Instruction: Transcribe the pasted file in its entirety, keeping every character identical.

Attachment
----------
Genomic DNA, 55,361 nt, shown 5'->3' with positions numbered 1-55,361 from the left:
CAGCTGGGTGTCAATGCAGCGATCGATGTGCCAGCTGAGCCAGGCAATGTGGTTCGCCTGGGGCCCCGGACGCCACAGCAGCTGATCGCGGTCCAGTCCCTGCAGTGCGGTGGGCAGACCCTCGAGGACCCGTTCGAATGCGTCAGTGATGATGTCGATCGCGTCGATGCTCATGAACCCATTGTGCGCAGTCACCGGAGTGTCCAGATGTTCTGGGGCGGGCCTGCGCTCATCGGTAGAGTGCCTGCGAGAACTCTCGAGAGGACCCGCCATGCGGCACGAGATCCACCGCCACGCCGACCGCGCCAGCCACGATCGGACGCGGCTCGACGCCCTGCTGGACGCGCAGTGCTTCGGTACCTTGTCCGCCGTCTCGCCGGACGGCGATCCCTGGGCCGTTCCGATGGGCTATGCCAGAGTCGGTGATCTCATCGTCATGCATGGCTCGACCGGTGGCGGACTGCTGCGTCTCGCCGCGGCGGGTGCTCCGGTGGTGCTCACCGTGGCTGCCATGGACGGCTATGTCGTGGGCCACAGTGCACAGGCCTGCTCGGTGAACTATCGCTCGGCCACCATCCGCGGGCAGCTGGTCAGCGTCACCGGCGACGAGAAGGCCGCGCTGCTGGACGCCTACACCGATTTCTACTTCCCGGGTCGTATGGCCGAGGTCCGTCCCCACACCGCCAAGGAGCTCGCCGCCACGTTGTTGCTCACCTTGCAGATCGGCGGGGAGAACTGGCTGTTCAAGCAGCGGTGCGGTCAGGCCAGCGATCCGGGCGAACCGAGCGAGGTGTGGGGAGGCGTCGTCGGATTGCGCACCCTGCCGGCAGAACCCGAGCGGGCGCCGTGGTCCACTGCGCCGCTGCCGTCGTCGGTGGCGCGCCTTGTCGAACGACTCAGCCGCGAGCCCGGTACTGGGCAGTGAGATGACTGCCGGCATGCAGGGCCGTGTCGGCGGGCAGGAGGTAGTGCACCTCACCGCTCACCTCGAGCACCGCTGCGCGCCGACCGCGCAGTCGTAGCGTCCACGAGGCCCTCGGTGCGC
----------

Genomic DNA, 55,361 nt, shown 5'->3' with positions numbered 1-55,361 from the left:
CAGCTGGGTGTCAATGCAGCGATCGATGTGCCAGCTGAGCCAGGCAATGTGGTTCGCCTGGGGCCCCGGACGCCACAGCAGCTGATCGCGGTCCAGTCCCTGCAGTGCGGTGGGCAGACCCTCGAGGACCCGTTCGAATGCGTCAGTGATGATGTCGATCGCGTCGATGCTCATGAACCCATTGTGCGCAGTCACCGGAGTGTCCAGATGTTCTGGGGCGGGCCTGCGCTCATCGGTAGAGTGCCTGCGAGAACTCTCGAGAGGACCCGCCATGCGGCACGAGATCCACCGCCACGCCGACCGCGCCAGCCACGATCGGACGCGGCTCGACGCCCTGCTGGACGCGCAGTGCTTCGGTACCTTGTCCGCCGTCTCGCCGGACGGCGATCCCTGGGCCGTTCCGATGGGCTATGCCAGAGTCGGTGATCTCATCGTCATGCATGGCTCGACCGGTGGCGGACTGCTGCGTCTCGCCGCGGCGGGTGCTCCGGTGGTGCTCACCGTGGCTGCCATGGACGGCTATGTCGTGGGCCACAGTGCACAGGCCTGCTCGGTGAACTATCGCTCGGCCACCATCCGCGGGCAGCTGGTCAGCGTCACCGGCGACGAGAAGGCCGCGCTGCTGGACGCCTACACCGATTTCTACTTCCCGGGTCGTATGGCCGAGGTCCGTCCCCACACCGCCAAGGAGCTCGCCGCCACGTTGTTGCTCACCTTGCAGATCGGCGGGGAGAACTGGCTGTTCAAGCAGCGGTGCGGTCAGGCCAGCGATCCGGGCGAACCGAGCGAGGTGTGGGGAGGCGTCGTCGGATTGCGCACCCTGCCGGCAGAACCCGAGCGGGCGCCGTGGTCCACTGCGCCGCTGCCGTCGTCGGTGGCGCGCCTTGTCGAACGACTCAGCCGCGAGCCCGGTACTGGGCAGTGAGATGACTGCCGGCATGCAGGGCCGTGTCGGCGGGCAGGAGGTAGTGCACCTCACCGCTCACCTCGAGCACCGCTGCGCGCCGACCGCGCAGTCGTAGCGTCCACGAGGCCCTCGGTGCGC